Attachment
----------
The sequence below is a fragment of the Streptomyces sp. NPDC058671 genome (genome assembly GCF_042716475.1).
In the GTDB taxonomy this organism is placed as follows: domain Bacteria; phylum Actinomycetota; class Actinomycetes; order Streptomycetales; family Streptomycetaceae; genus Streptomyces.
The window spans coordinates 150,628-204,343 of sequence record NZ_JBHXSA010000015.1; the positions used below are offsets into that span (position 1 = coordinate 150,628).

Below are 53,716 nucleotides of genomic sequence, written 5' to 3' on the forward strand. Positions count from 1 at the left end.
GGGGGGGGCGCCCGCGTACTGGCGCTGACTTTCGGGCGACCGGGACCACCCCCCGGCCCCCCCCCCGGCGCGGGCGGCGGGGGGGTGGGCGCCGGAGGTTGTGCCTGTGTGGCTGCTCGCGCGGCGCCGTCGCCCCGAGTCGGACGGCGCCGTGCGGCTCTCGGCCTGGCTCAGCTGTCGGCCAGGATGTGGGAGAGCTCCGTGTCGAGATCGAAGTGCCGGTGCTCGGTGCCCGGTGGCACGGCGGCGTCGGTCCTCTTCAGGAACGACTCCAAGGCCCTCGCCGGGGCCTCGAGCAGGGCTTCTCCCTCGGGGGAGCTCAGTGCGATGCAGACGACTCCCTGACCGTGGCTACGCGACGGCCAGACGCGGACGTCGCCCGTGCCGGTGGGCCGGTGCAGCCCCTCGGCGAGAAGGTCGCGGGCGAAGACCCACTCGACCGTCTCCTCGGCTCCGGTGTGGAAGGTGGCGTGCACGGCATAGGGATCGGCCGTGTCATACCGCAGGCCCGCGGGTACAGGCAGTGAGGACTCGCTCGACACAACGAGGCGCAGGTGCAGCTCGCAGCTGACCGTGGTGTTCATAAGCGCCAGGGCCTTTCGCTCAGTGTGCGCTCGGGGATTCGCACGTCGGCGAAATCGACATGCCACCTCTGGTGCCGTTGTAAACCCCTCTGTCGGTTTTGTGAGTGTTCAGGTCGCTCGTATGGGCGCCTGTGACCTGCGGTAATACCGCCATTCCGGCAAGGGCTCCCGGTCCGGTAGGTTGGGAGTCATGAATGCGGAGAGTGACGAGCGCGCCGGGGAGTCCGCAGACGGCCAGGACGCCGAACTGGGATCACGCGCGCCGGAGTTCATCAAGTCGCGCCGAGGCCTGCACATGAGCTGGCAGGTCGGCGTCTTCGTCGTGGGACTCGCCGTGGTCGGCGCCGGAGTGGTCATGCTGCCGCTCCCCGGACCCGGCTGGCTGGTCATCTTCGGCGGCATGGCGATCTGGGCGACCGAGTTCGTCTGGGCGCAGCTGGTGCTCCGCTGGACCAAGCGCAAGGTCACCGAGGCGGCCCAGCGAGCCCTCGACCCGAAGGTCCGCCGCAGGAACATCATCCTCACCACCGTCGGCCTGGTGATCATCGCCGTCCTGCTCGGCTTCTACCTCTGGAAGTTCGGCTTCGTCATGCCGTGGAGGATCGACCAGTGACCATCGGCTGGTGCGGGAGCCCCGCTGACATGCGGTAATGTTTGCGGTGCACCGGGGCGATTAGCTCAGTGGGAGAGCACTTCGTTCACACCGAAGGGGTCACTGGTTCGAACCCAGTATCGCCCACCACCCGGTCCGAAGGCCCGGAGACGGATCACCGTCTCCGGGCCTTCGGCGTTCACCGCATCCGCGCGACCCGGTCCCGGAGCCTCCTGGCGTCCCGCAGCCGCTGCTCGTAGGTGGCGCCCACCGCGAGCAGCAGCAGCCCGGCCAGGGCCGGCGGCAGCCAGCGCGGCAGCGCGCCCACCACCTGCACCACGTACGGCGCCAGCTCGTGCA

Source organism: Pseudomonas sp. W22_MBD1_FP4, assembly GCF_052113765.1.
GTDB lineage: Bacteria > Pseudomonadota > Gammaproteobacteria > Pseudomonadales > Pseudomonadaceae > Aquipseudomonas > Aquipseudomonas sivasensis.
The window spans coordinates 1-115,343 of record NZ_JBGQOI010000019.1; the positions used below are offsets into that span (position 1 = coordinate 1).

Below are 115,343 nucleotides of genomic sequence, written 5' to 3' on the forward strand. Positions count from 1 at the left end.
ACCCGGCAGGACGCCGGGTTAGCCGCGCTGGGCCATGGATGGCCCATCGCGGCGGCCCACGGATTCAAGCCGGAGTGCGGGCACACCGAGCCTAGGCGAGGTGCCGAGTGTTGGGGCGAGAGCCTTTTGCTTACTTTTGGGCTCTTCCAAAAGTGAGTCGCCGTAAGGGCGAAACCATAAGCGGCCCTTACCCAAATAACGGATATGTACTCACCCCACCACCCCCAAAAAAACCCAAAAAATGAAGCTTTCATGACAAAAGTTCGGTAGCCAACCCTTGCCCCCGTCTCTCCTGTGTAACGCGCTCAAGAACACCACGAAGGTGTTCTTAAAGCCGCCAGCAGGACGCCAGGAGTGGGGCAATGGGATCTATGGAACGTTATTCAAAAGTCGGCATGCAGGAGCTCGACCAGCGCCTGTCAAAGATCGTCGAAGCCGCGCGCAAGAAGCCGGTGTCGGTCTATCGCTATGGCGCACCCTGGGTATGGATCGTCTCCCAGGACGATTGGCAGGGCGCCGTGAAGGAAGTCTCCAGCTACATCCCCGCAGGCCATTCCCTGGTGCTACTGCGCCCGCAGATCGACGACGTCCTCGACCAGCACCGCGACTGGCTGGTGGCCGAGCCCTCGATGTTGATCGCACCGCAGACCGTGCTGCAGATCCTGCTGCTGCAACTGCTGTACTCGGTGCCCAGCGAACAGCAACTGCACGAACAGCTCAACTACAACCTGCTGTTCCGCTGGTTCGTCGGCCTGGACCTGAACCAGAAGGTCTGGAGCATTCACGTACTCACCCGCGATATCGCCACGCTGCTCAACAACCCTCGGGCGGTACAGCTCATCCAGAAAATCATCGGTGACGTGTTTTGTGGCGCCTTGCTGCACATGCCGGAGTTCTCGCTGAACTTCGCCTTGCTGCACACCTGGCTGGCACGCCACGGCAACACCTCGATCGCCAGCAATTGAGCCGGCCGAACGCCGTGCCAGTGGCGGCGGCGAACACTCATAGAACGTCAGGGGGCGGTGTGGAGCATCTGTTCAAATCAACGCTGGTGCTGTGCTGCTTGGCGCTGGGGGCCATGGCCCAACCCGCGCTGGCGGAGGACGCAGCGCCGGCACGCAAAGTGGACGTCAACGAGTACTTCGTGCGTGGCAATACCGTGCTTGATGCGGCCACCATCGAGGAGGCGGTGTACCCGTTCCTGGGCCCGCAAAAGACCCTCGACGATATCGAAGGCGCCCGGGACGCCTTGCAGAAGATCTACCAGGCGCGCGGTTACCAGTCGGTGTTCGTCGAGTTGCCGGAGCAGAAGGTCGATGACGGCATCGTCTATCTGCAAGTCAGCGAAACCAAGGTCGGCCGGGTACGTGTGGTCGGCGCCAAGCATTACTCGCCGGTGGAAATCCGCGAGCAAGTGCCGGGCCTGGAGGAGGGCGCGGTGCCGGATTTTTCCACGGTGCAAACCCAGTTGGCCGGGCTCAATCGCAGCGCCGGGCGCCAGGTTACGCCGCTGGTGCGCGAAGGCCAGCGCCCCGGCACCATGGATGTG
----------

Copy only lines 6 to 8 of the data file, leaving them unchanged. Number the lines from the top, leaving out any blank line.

Source organism: Pseudomonas sp. W22_MBD1_FP4, assembly GCF_052113765.1.
GTDB lineage: Bacteria > Pseudomonadota > Gammaproteobacteria > Pseudomonadales > Pseudomonadaceae > Aquipseudomonas > Aquipseudomonas sivasensis.
The window spans coordinates 1-115,343 of record NZ_JBGQOI010000019.1; the positions used below are offsets into that span (position 1 = coordinate 1).